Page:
Dr. Schutz overviewed recent developments in the MAPLE Lab’s work on musical emotions in a talk titled “Music’s emotion power: Exploring the use of cues for emotion through the music of JS Bach.” The talk took place at the University of British Columbia School of Music Graduate Colloquium series (room 400B in the School of Music) at 3:30 on Friday, Sept 23rd.
Dr. Schutz also gave an additional talk titled “Movement and Timing: Exploring the relationship between musical training, rhythm perception, and sensorimotor integration” in a rhythm perception seminar hosted by Dr.ÈvePoudrier. When listening to music we often tap our feet or bob our head to the beat. Performers also tend to make gestures more excessive than necessary for sound production. In his talk he discussed if these actions provide any benefits to listeners and performers. This talk took place at 2pm on Tue Sept 20th at the School of Music (room 400B).
Come learn about music cognition at the Penn State Honors Music Institute! These plain language summaries of hot areas within music cognition will take place from 2:40-3:20 in Esber Hall on July 18, 19th, & 20th. Oriented towards our exceptional high school musicians, they are also open to the Penn State Community at large and are titled:
Monday July 18th: Seeing Music? What performing musicians need to know about vision and perception
Tuesday July 19th: Communicating emotion in music: A complex dialogue between composers, performers, and audiences
Wednesday July 20th: How “feeling the beat” can help improve musical rhythm
Music’s emotional power has long fascinated great thinkers ranging from Plato to Darwin. One of the lab’s ongoing research projects explores the degree to which music’s ability to convey and induce emotion stems from parallels with the communication of emotion in speech. Dr. Schutz summarized this work in a talk titled “Exploring the communication of emotion in music” as part of Vanderbilt’s new Program for Music, Mind, and Society, hosted by Dr. Reyna Gordon. For more information, click here for a video recording of the talk.
He also gave two additional talks at the Vanderbilt Medical Center, discussing his research on amplitude envelope, as well as an overview of his multi-disciplinary career path as a professional percussionist with additional formal training in experimental psychology and computer science, hosted by Dr. Joseph Schlesinger. An Interdisciplinary Jaunt from Concert Hall to Research Lab (and back!) took place at in 2301-A Vanderbilt University Hospital (VUH) from 3:30-4:30 Thursday March 31st. Dynamic Sounds and Perceptual Processes: How Music Perception and Cognition Research Influences Medical Auditory Alarms will be in 214 Rudolph Light Hall from 6:30-7:30 am on Friday April 1st.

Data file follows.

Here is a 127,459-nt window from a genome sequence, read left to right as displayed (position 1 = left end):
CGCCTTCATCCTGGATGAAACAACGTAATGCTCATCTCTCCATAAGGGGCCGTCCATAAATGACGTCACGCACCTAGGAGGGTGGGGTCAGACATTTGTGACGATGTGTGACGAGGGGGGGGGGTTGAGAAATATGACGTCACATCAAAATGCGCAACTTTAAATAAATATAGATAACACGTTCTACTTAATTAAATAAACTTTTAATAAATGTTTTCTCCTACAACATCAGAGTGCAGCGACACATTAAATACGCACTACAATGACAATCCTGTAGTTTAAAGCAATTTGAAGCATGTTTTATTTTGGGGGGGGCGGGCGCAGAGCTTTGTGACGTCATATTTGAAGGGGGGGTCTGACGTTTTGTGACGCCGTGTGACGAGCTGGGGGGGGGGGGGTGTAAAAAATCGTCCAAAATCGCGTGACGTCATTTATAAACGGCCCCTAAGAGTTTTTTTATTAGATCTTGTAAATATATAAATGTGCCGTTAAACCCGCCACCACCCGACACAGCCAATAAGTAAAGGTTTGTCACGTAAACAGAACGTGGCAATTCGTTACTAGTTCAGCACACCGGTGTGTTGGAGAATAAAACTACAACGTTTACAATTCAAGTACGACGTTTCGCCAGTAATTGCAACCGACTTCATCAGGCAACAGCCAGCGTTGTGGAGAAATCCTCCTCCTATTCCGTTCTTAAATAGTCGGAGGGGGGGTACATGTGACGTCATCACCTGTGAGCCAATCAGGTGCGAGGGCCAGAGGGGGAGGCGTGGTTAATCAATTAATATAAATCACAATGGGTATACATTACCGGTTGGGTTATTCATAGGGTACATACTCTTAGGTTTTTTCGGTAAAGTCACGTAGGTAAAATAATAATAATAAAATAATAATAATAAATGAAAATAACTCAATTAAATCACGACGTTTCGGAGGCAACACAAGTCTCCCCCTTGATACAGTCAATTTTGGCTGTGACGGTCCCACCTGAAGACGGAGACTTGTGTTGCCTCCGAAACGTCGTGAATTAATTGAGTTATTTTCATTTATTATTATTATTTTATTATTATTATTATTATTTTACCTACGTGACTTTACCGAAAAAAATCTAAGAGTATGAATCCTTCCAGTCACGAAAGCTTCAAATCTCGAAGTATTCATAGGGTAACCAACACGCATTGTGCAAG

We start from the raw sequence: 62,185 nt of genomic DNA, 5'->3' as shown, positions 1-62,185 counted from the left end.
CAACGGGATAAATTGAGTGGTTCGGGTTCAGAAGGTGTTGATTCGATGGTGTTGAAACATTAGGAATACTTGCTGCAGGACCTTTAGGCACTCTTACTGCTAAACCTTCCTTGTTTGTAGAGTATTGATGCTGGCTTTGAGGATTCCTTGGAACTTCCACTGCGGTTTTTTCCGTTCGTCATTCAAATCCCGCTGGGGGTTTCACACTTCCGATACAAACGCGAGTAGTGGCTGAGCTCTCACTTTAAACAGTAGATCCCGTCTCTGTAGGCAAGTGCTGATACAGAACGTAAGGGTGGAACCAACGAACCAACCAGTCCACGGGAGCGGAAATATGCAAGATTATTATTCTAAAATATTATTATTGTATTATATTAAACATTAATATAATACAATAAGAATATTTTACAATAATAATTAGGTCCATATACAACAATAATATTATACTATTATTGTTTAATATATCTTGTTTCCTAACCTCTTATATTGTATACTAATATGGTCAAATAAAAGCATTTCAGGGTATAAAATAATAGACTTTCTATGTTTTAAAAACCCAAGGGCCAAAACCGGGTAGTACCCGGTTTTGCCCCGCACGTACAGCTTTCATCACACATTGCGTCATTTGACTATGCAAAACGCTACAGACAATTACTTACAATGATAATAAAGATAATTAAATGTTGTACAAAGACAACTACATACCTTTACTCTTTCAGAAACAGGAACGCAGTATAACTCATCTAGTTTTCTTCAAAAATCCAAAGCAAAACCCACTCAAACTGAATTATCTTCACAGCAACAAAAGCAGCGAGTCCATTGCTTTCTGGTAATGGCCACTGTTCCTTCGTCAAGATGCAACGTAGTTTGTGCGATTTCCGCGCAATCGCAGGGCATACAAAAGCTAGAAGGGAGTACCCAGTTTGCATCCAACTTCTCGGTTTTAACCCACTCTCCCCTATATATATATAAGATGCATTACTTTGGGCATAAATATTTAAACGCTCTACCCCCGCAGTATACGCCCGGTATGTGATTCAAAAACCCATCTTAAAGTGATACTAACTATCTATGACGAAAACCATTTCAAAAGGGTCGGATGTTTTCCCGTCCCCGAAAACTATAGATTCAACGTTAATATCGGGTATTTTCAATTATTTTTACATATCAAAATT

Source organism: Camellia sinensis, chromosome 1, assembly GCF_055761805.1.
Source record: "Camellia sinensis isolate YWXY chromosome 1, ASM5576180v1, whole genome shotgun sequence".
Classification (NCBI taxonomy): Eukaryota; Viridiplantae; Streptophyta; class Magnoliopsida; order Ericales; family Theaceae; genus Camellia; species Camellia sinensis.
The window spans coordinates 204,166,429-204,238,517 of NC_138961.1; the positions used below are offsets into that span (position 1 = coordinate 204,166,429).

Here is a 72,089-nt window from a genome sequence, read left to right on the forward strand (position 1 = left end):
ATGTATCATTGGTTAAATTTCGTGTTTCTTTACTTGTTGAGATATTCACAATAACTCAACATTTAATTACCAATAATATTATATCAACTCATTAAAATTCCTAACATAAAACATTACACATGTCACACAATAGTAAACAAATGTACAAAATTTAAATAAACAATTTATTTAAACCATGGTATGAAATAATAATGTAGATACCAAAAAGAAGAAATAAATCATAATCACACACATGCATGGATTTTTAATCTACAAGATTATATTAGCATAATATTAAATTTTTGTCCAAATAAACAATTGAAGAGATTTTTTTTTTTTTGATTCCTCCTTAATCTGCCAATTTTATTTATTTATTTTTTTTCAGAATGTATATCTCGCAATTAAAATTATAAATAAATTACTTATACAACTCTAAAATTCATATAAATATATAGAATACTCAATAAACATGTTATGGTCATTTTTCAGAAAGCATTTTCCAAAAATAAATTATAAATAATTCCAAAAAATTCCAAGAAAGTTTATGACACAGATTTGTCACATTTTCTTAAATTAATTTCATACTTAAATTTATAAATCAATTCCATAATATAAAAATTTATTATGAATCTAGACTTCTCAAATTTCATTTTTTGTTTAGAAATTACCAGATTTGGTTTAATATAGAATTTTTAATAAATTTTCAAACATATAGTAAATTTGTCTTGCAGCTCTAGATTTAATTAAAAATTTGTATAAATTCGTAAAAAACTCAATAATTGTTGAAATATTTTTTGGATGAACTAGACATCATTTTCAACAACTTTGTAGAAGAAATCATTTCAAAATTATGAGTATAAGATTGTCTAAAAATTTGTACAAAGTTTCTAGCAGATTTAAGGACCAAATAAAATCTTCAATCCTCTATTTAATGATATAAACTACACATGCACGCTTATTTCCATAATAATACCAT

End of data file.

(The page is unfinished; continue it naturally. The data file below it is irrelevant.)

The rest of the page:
The University of California MERCI (Music Experience Research Community Initiative) program sponsored a special lecture/recital at UC Davis. Dr. Schutz performed a variety of solo literature for percussion illustrating the musical basis for our team’s research including pieces for marimba, vibraphone, and snare drum. These solos illustrate the musical principles guiding the lab’s ongoing work on multi-sensory integration in musical performance and perception. It also served as an opportunity for the audience to learn about solo percussion literature, and discuss future research opportunities at the intersection of music performance and cognitive science.
This talk was being co-hosed Dr. Petr Janata (UC Davis) and Dr. Ramesh Balasubramaniam (UC Merced). An archived video of the performance is now available courtesy of MERCI, and can be found at http://merci.ucsd.edu/events/2016-03-11/ or by clicking the image below.
Dr. Schutz discussed the lab’s latest research on amplitude envelope for a lecture series at Stanford University. Given CCRMA’s important role in laying the foundation for research on acoustics, perception, and music cognition, this opportunity to discuss ongoing lab projects with researchers will be insightful. He also visited Dr. Takako Fujioka’s new lab to learn about her team’s ongoing projects. Learn more about the talk and/or watch an archival recording below to see an overview of the lab’s recent discoveries.